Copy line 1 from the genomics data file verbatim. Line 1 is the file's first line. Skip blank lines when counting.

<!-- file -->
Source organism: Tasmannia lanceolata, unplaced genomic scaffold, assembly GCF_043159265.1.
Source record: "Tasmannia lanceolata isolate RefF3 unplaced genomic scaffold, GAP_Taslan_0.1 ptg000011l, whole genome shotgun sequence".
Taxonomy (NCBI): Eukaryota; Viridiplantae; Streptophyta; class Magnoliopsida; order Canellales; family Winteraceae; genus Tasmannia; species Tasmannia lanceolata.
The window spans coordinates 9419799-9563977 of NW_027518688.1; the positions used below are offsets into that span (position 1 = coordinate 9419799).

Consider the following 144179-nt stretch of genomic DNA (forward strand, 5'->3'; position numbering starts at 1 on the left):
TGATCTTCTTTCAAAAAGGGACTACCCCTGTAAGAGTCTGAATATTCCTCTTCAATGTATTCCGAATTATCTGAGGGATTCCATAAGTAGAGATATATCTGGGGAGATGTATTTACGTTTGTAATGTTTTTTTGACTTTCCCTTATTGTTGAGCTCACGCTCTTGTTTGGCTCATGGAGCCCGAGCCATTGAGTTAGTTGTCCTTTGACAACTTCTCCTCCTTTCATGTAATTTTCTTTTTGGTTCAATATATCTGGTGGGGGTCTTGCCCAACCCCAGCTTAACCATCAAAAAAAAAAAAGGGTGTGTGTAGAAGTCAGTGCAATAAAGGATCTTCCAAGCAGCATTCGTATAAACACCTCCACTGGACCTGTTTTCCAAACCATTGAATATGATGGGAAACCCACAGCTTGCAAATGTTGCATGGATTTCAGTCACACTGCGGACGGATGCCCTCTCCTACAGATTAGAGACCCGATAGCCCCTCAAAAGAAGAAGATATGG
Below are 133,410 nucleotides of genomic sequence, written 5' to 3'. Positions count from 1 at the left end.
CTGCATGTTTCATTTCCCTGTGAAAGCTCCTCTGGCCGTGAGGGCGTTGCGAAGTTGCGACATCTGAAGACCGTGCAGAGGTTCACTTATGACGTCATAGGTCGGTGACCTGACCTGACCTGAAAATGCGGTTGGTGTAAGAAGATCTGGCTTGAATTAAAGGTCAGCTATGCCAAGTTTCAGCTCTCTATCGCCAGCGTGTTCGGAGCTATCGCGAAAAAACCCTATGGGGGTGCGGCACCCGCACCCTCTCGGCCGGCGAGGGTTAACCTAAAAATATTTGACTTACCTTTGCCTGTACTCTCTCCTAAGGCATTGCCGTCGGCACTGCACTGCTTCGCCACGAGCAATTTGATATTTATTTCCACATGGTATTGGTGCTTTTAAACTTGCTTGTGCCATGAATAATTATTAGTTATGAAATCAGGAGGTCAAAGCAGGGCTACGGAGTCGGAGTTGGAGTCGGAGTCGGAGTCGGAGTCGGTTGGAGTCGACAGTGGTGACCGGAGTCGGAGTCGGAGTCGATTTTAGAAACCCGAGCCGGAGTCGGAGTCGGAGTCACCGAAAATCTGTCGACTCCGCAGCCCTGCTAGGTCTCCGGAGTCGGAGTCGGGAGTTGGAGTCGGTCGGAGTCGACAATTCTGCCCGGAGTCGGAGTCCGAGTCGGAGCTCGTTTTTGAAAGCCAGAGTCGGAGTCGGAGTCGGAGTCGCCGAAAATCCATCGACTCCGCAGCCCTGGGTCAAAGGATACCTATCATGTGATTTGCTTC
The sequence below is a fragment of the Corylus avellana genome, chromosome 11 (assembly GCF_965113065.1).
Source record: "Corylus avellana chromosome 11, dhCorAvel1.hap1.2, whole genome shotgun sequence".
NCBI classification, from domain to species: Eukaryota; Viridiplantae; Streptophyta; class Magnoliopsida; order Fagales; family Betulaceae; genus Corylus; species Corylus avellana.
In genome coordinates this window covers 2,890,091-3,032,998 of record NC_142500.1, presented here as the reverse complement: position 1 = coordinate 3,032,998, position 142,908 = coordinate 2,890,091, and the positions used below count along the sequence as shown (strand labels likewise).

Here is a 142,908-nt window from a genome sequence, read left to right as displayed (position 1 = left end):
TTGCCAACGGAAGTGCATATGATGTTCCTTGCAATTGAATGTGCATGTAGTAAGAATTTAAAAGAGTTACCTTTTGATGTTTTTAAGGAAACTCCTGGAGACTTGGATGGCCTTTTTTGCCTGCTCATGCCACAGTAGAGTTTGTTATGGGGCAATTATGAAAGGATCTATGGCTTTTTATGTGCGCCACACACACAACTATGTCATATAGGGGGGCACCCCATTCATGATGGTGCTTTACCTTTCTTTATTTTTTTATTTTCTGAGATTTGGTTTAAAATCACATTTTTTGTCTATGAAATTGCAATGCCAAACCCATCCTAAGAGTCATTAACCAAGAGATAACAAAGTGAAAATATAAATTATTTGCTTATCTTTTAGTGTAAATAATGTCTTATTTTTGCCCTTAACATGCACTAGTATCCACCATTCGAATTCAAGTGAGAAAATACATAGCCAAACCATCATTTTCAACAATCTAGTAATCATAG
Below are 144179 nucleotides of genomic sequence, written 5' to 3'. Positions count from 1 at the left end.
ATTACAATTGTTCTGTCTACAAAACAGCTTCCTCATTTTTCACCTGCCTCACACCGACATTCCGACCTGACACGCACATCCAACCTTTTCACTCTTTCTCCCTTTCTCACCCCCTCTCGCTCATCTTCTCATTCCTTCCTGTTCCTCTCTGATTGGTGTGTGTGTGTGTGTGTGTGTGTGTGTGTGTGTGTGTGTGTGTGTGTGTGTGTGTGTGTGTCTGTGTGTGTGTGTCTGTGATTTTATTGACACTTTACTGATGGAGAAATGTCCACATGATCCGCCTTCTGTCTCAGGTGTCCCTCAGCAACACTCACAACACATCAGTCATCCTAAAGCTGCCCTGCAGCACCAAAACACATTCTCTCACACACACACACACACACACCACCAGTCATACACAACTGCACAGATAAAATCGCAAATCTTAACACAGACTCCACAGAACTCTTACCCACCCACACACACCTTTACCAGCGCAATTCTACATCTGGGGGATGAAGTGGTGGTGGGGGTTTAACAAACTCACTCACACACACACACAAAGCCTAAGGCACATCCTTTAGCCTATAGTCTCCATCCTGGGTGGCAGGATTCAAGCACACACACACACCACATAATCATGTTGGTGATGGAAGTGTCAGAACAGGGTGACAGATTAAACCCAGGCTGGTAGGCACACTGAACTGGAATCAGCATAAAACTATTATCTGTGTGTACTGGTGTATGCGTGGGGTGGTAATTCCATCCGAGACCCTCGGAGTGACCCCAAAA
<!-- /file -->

Source organism: Tasmannia lanceolata, unplaced genomic scaffold, assembly GCF_043159265.1.